DW Documentary – Mar. 17, 2018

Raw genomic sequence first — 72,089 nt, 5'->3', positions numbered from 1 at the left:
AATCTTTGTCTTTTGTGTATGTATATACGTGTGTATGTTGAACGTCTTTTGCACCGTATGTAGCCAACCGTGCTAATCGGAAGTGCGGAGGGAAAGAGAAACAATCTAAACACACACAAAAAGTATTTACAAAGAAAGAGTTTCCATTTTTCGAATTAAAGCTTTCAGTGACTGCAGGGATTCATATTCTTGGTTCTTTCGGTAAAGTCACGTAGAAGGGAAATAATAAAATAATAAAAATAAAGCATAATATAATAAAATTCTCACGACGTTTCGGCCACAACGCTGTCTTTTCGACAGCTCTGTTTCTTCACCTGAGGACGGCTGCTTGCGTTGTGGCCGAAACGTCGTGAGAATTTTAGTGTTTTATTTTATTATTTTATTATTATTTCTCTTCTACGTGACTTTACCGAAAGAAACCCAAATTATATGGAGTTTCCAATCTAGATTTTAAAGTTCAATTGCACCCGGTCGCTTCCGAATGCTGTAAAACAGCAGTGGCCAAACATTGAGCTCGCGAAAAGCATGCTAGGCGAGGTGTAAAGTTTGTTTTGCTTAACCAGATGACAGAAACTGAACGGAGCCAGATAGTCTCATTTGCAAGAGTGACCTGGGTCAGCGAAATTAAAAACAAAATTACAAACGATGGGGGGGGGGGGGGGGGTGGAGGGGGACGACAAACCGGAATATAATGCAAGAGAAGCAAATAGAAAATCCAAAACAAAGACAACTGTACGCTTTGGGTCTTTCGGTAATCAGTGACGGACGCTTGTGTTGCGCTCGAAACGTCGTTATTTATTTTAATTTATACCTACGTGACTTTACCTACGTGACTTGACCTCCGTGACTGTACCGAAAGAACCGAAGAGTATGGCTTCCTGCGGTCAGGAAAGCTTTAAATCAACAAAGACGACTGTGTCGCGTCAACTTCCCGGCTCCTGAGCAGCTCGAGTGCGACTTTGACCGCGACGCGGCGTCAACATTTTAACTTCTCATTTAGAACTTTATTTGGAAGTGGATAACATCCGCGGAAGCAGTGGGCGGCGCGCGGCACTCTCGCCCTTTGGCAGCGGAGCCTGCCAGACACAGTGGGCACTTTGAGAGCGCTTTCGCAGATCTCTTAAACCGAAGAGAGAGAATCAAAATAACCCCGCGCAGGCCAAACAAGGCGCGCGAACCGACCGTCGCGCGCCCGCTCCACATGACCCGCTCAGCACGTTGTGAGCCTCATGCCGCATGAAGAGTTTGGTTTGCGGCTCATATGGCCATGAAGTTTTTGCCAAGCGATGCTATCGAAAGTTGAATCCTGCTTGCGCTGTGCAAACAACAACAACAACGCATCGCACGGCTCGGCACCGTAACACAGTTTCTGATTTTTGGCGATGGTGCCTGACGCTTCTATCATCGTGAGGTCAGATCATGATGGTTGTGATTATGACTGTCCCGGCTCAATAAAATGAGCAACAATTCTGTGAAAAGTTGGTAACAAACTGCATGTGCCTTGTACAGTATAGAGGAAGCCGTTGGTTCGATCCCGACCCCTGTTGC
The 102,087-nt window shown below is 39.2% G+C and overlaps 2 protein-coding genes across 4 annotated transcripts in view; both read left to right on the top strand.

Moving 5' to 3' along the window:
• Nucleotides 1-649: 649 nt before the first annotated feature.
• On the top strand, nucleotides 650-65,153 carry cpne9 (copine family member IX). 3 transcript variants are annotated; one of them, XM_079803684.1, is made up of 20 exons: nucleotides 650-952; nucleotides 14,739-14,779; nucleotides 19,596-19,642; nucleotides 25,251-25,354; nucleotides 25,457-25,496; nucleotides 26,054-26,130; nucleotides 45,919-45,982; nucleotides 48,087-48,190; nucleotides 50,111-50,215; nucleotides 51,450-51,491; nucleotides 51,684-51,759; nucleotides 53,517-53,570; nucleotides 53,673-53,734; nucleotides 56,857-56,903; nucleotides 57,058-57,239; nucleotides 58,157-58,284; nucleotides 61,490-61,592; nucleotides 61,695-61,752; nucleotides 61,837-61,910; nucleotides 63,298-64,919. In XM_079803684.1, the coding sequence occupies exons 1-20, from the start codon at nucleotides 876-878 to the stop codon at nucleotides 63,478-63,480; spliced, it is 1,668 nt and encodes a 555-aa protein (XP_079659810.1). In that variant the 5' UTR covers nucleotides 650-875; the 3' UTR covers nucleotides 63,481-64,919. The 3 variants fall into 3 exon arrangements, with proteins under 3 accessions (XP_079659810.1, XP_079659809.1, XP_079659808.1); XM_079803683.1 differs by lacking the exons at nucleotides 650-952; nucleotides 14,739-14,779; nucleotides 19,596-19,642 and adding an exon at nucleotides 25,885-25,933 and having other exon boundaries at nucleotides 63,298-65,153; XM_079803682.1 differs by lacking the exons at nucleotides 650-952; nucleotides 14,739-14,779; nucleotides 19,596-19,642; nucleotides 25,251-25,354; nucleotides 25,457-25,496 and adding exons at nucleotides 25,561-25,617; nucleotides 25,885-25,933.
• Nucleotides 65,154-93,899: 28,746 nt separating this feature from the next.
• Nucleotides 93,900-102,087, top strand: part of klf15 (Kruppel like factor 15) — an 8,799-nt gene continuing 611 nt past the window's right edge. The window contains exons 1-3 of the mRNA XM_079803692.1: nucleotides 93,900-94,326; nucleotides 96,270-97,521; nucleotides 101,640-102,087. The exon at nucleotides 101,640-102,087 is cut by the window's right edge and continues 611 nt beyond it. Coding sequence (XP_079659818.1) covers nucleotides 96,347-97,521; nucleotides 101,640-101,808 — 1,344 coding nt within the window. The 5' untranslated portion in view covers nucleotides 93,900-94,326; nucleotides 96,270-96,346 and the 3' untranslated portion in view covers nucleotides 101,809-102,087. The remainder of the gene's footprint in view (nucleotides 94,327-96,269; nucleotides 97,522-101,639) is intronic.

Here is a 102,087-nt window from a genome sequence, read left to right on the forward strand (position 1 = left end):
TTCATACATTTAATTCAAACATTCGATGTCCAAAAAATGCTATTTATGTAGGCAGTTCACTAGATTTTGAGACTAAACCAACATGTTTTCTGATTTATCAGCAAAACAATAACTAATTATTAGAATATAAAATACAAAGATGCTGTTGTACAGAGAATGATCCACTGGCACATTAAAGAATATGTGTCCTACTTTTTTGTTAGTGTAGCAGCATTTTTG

Costa Rica is the world’s largest pineapple producer and Germany’s main supplier of the fruit. Cheap labor and pesticides mean low prices in Western Europe. While organic pineapples are now being farmed on a larger scale to increasing demand, this likewise has negative consequences for Costa Rica’s ecosystem. Tropical fruits such as pineapples, bananas and kiwis have been available in West European supermarkets for years. But the innocent appearance of these popular products is deceptive. The fruits are cheap because costs are cut in the production countries – affecting wages and health factors. Costa Rica is the world’s largest pineapple producer, and is known both for its exemplary ecological approach and for sustainable tourism. It is in this very country, however, where workers on plantations complain about a lack of rights. Pineapples are grown and harvested here in vast monoculture plantations using huge amounts of pesticides. According to studies conducted by Costa Rica’s national university, the country is not just a major tropical fruit exporter but also the world’s biggest per-hectare user of pesticides. Plantation workers have as a result been reporting rashes and headaches. At the heart of pineapple farming, to the northeast of the capital of San José, trucks regularly have to supply villages with clean drinking water because the groundwater has been contaminated with bromacil – a weed killer banned in the EU. In the north of the country huge pineapple plantations are threatening the livelihoods of traditional small farmers, while conventional banana plantations continue to grow across the southwest. Many supermarkets in Europe have recognized that they can make money with sustainability. Almost all the major chains have signed up to ecological quality seals that stand for responsible growing methods with low pesticide use. The example of Costa Rica, however, shows that such promises aren’t always strictly kept. Although there are farmers who have set up their own businesses with the new growing methods, and although the organic sector in Costa Rica is constantly growing, even organic bananas and pineapples require large areas of land for farming. The result is monocultures with consequences for the ecosystem.